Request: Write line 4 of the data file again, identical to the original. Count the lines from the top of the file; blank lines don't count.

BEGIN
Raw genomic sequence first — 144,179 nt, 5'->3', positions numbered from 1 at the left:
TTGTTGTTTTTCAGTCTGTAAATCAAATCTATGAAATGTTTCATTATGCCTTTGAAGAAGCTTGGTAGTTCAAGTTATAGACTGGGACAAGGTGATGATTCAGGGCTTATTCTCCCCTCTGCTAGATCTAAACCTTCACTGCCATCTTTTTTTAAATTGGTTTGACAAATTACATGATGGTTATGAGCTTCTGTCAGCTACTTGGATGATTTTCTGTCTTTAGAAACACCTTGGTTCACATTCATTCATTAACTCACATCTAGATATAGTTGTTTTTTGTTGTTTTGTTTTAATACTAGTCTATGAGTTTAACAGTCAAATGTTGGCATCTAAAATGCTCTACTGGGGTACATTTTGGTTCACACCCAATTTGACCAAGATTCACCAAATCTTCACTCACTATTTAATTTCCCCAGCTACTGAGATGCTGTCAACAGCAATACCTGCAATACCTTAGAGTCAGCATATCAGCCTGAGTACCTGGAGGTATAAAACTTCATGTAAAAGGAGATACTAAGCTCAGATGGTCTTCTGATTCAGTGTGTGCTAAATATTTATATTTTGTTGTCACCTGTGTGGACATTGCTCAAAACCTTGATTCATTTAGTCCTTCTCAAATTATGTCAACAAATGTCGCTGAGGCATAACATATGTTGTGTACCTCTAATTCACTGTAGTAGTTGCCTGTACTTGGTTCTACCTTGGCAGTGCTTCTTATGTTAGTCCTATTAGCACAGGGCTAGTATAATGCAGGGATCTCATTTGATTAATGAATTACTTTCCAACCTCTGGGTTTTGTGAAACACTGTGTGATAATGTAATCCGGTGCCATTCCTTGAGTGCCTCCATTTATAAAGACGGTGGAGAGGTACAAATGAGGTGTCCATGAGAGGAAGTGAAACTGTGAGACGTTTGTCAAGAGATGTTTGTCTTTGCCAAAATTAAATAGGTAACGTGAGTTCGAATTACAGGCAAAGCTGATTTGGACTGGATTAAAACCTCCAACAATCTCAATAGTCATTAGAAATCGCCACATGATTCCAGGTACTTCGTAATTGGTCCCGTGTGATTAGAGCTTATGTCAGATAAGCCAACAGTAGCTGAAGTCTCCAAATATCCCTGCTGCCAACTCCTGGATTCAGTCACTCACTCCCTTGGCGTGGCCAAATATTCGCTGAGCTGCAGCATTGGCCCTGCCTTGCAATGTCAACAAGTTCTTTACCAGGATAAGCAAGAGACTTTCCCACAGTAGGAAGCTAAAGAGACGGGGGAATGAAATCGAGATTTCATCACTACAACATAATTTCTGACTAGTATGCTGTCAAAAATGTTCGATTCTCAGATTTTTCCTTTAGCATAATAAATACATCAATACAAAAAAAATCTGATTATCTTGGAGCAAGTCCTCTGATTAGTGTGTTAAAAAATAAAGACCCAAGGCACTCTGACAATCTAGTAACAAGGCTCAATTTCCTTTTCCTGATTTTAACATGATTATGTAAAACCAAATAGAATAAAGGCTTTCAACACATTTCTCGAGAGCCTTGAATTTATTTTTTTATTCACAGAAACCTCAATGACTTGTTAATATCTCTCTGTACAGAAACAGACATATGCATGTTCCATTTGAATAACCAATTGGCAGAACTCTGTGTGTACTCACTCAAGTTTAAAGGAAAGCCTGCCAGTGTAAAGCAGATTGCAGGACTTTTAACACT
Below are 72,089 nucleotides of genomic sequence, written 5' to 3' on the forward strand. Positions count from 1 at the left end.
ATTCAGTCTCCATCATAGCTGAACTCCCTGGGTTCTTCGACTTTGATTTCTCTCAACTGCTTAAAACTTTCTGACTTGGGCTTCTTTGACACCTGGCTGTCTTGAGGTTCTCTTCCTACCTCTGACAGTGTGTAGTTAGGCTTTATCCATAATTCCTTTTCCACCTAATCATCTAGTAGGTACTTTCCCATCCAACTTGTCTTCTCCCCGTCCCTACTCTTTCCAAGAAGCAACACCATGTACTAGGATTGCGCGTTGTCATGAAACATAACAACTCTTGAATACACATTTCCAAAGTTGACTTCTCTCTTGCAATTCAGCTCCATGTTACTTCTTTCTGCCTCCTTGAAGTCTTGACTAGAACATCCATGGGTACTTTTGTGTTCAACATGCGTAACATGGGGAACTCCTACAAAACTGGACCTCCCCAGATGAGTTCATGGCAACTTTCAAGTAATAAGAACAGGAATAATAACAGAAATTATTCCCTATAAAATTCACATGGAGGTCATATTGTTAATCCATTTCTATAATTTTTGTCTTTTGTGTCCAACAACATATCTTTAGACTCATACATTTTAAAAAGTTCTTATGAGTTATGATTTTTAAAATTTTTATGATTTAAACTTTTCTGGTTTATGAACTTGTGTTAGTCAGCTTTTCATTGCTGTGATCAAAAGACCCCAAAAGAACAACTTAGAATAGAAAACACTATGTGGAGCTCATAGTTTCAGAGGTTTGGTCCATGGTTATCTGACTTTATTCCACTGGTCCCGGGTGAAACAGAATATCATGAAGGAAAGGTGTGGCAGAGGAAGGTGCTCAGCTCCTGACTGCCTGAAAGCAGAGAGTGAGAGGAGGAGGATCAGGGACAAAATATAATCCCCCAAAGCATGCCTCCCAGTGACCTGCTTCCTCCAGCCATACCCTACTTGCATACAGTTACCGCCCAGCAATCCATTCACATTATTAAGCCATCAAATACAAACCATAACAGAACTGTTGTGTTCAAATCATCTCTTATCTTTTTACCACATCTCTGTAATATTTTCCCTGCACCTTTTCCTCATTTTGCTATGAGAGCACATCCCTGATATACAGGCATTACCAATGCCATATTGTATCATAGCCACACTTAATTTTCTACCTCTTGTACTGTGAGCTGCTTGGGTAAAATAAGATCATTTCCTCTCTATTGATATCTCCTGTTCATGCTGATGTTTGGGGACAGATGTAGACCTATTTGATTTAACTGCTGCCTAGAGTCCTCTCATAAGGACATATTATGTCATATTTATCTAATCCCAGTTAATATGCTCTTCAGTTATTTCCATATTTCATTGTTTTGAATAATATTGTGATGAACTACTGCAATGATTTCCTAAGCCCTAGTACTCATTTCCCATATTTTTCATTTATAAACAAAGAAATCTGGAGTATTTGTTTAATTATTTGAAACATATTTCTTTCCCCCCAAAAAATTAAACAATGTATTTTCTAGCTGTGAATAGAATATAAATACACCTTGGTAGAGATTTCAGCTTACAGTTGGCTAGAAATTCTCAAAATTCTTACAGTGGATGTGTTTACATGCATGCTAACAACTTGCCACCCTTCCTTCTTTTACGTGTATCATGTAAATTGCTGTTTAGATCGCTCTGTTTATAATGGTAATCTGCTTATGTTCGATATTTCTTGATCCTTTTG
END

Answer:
ATTCAGTCTCCATCATAGCTGAACTCCCTGGGTTCTTCGACTTTGATTTCTCTCAACTGCTTAAAACTTTCTGACTTGGGCTTCTTTGACACCTGGCTGTCTTGAGGTTCTCTTCCTACCTCTGACAGTGTGTAGTTAGGCTTTATCCATAATTCCTTTTCCACCTAATCATCTAGTAGGTACTTTCCCATCCAACTTGTCTTCTCCCCGTCCCTACTCTTTCCAAGAAGCAACACCATGTACTAGGATTGCGCGTTGTCATGAAACATAACAACTCTTGAATACACATTTCCAAAGTTGACTTCTCTCTTGCAATTCAGCTCCATGTTACTTCTTTCTGCCTCCTTGAAGTCTTGACTAGAACATCCATGGGTACTTTTGTGTTCAACATGCGTAACATGGGGAACTCCTACAAAACTGGACCTCCCCAGATGAGTTCATGGCAACTTTCAAGTAATAAGAACAGGAATAATAACAGAAATTATTCCCTATAAAATTCACATGGAGGTCATATTGTTAATCCATTTCTATAATTTTTGTCTTTTGTGTCCAACAACATATCTTTAGACTCATACATTTTAAAAAGTTCTTATGAGTTATGATTTTTAAAATTTTTATGATTTAAACTTTTCTGGTTTATGAACTTGTGTTAGTCAGCTTTTCATTGCTGTGATCAAAAGACCCCAAAAGAACAACTTAGAATAGAAAACACTATGTGGAGCTCATAGTTTCAGAGGTTTGGTCCATGGTTATCTGACTTTATTCCACTGGTCCCGGGTGAAACAGAATATCATGAAGGAAAGGTGTGGCAGAGGAAGGTGCTCAGCTCCTGACTGCCTGAAAGCAGAGAGTGAGAGGAGGAGGATCAGGGACAAAATATAATCCCCCAAAGCATGCCTCCCAGTGACCTGCTTCCTCCAGCCATACCCTACTTGCATACAGTTACCGCCCAGCAATCCATTCACATTATTAAGCCATCAAATACAAACCATAACAGAACTGTTGTGTTCAAATCATCTCTTATCTTTTTACCACATCTCTGTAATATTTTCCCTGCACCTTTTCCTCATTTTGCTATGAGAGCACATCCCTGATATACAGGCATTACCAATGCCATATTGTATCATAGCCACACTTAATTTTCTACCTCTTGTACTGTGAGCTGCTTGGGTAAAATAAGATCATTTCCTCTCTATTGATATCTCCTGTTCATGCTGATGTTTGGGGACAGATGTAGACCTATTTGATTTAACTGCTGCCTAGAGTCCTCTCATAAGGACATATTATGTCATATTTATCTAATCCCAGTTAATATGCTCTTCAGTTATTTCCATATTTCATTGTTTTGAATAATATTGTGATGAACTACTGCAATGATTTCCTAAGCCCTAGTACTCATTTCCCATATTTTTCATTTATAAACAAAGAAATCTGGAGTATTTGTTTAATTATTTGAAACATATTTCTTTCCCCCCAAAAAATTAAACAATGTATTTTCTAGCTGTGAATAGAATATAAATACACCTTGGTAGAGATTTCAGCTTACAGTTGGCTAGAAATTCTCAAAATTCTTACAGTGGATGTGTTTACATGCATGCTAACAACTTGCCACCCTTCCTTCTTTTACGTGTATCATGTAAATTGCTGTTTAGATCGCTCTGTTTATAATGGTAATCTGCTTATGTTCGATATTTCTTGATCCTTTTG